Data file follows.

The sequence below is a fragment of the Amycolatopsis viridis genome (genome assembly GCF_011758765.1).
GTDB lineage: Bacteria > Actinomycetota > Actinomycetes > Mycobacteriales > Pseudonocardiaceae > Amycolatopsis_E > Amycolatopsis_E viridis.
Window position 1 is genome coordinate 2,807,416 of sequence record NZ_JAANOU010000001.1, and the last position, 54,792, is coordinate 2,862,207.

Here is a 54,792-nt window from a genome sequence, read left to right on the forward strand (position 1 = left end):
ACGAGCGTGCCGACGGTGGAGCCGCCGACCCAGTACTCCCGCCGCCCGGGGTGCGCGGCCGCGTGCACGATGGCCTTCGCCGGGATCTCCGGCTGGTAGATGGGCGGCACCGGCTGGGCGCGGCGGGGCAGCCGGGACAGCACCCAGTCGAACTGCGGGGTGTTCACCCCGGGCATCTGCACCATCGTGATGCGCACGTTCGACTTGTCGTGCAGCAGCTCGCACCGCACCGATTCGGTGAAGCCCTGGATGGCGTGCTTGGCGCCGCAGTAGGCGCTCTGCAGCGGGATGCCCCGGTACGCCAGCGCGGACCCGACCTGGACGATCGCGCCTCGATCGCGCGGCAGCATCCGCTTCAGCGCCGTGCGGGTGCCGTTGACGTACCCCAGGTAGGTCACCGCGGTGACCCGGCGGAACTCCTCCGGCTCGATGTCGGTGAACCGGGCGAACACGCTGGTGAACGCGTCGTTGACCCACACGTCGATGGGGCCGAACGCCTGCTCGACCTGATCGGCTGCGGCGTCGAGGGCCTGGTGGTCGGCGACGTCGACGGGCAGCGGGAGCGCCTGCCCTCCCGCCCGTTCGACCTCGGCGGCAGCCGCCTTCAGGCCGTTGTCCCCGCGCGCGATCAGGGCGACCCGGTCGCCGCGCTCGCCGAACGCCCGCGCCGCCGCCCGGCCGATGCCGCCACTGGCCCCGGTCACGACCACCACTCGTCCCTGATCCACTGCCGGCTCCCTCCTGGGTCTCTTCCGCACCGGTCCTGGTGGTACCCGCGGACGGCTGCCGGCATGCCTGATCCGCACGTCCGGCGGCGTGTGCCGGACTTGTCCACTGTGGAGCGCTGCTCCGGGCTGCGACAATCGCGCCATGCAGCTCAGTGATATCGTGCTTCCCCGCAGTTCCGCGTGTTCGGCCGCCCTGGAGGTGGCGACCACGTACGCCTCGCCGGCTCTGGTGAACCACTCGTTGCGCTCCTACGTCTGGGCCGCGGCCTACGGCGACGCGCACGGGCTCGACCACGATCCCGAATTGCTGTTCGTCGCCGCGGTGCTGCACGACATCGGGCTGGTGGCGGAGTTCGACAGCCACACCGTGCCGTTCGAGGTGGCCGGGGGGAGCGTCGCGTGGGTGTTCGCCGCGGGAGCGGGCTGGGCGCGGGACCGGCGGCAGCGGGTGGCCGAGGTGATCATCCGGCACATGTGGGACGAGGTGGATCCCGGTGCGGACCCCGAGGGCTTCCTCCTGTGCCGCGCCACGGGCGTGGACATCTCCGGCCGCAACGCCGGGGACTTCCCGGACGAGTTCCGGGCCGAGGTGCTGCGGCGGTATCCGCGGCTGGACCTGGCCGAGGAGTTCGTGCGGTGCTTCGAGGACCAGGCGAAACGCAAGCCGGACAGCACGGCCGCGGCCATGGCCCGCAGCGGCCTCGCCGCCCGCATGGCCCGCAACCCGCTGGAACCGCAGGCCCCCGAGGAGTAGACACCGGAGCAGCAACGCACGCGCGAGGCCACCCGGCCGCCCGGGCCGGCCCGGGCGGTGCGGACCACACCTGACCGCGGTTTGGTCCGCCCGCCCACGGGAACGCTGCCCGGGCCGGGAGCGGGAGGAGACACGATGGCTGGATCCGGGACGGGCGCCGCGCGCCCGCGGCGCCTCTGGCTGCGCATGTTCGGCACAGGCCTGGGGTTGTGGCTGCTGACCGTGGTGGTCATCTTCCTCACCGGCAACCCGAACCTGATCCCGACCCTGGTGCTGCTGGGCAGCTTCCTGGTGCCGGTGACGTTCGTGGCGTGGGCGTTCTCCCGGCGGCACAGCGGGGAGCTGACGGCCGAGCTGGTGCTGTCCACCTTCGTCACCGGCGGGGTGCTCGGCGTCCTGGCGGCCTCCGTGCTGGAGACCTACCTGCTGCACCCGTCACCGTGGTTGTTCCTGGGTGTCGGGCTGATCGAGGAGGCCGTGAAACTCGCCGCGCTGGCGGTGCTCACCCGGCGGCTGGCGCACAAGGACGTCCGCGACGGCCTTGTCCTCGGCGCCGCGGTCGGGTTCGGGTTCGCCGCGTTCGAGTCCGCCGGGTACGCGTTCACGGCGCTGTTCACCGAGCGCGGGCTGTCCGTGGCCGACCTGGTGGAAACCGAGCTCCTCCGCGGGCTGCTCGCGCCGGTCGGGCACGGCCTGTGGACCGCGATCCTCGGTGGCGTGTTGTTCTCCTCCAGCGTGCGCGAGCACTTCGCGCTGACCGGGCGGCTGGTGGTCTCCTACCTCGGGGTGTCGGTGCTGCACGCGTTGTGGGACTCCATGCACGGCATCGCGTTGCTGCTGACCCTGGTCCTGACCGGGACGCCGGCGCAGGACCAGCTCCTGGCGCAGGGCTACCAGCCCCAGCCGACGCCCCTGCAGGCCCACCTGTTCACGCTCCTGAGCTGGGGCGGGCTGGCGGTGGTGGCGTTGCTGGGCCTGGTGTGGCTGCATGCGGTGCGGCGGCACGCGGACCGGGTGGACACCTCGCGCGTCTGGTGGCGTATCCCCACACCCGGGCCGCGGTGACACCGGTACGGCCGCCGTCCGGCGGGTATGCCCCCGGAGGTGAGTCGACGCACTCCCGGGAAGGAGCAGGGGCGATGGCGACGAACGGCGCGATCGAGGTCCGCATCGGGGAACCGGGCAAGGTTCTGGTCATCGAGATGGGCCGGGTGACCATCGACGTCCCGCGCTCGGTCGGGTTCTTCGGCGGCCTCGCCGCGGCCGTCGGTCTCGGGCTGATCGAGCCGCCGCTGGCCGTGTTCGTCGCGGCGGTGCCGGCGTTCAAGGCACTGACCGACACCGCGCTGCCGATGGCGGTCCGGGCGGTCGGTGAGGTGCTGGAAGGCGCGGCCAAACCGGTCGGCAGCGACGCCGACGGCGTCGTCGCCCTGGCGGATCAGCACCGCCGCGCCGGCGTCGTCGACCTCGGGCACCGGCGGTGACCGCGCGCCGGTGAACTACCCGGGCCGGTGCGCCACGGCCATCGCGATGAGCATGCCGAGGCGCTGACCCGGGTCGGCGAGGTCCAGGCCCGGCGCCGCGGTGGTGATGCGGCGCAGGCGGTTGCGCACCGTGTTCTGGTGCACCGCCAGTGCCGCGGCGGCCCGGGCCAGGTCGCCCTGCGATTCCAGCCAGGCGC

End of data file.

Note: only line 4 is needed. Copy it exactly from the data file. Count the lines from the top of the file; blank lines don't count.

Here is a 54,792-nt window from a genome sequence, read left to right on the forward strand (position 1 = left end):